The serological data obtained for the herein-analysed small group of Hucul horses, especially information concerning the absence of antibodies against certain viruses (EAV, EIAV, and WNV), cannot be extrapolated with regard to the whole Hucul population in Poland (over 1500 animals in total [2]). In order to understand the epidemiological status of the breed in our country in a statistically appropriate manner, a larger number of analyses need to be performed.

5. Conclusions

The present study provides useful epidemiological data regarding viral infections in Hucul horses, supplementing the sparse information on the matter available to date. Partial isolation of the tested herd, in addition to the fact that it was also devoid of any specific prophylaxis, allowed us to analyse the circulation within a local ecosystem of viruses causing infections in horses. Among these investigated viruses were those transmitted via vectors. The fact that the tested animals were apparently healthy at the moment of sampling and throughout the year prior suggests that the detected antibodies are a result of earlier exposures, but it may also be related to the natural resistance of Huculs, as indicated by other authors [1,5]. In such a case, in order to recognise the epidemiology of viral infections concerning the breed, further serological surveys are required.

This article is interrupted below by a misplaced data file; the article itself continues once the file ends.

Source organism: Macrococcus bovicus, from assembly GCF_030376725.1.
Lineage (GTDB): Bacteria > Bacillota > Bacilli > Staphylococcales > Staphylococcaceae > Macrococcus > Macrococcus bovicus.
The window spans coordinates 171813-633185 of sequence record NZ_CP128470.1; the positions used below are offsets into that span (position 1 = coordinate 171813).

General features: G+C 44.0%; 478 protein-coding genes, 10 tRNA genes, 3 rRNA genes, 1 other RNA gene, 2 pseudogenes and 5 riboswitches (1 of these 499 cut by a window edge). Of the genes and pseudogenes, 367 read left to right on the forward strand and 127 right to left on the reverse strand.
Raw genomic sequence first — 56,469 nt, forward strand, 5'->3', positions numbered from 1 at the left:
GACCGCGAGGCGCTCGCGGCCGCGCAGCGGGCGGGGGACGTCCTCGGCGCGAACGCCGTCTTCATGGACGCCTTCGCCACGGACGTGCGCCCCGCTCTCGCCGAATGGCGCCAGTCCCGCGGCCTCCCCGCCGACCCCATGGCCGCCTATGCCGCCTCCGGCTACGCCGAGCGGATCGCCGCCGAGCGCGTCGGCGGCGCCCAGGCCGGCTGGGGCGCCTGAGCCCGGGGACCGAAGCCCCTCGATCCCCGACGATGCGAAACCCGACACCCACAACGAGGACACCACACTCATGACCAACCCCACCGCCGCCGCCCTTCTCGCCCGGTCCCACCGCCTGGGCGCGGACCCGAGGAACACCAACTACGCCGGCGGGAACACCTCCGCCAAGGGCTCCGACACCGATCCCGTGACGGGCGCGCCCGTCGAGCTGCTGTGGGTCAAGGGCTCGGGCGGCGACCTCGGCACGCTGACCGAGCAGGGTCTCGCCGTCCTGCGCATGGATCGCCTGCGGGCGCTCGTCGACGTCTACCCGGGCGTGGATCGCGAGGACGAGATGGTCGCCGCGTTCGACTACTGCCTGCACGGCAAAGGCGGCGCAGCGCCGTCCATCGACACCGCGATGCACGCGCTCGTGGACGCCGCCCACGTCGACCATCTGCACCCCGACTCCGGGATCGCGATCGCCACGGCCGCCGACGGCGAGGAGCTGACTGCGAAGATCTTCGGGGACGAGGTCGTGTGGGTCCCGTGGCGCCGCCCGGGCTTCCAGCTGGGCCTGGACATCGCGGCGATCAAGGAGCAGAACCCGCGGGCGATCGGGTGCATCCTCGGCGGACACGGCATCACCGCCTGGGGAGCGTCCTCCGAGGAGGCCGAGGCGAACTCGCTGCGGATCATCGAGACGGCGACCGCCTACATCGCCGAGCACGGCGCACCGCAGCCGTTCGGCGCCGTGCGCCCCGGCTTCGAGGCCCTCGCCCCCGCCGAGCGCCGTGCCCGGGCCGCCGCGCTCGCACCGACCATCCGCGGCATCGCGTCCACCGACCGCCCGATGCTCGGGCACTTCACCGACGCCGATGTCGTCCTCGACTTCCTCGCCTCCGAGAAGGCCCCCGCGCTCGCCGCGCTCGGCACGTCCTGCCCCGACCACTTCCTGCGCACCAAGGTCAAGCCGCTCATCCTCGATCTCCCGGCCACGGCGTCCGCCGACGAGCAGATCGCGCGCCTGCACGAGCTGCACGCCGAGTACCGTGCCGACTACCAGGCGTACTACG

Author Contributions

Conceptualisation, B.B., M.F. and D.S.; Data analysis, B.B. and D.S.; Investigation, B.B., A.F., J.T.P., A.P., T.G., W.C. and D.S.; Methodology, B.B., J.T.P.; Supervision, B.B.; Writing—original draft, B.B., M.F., A.F., A.P., T.G., J.T.P. and D.S. All authors have read and agreed to the published version of the manuscript.

Funding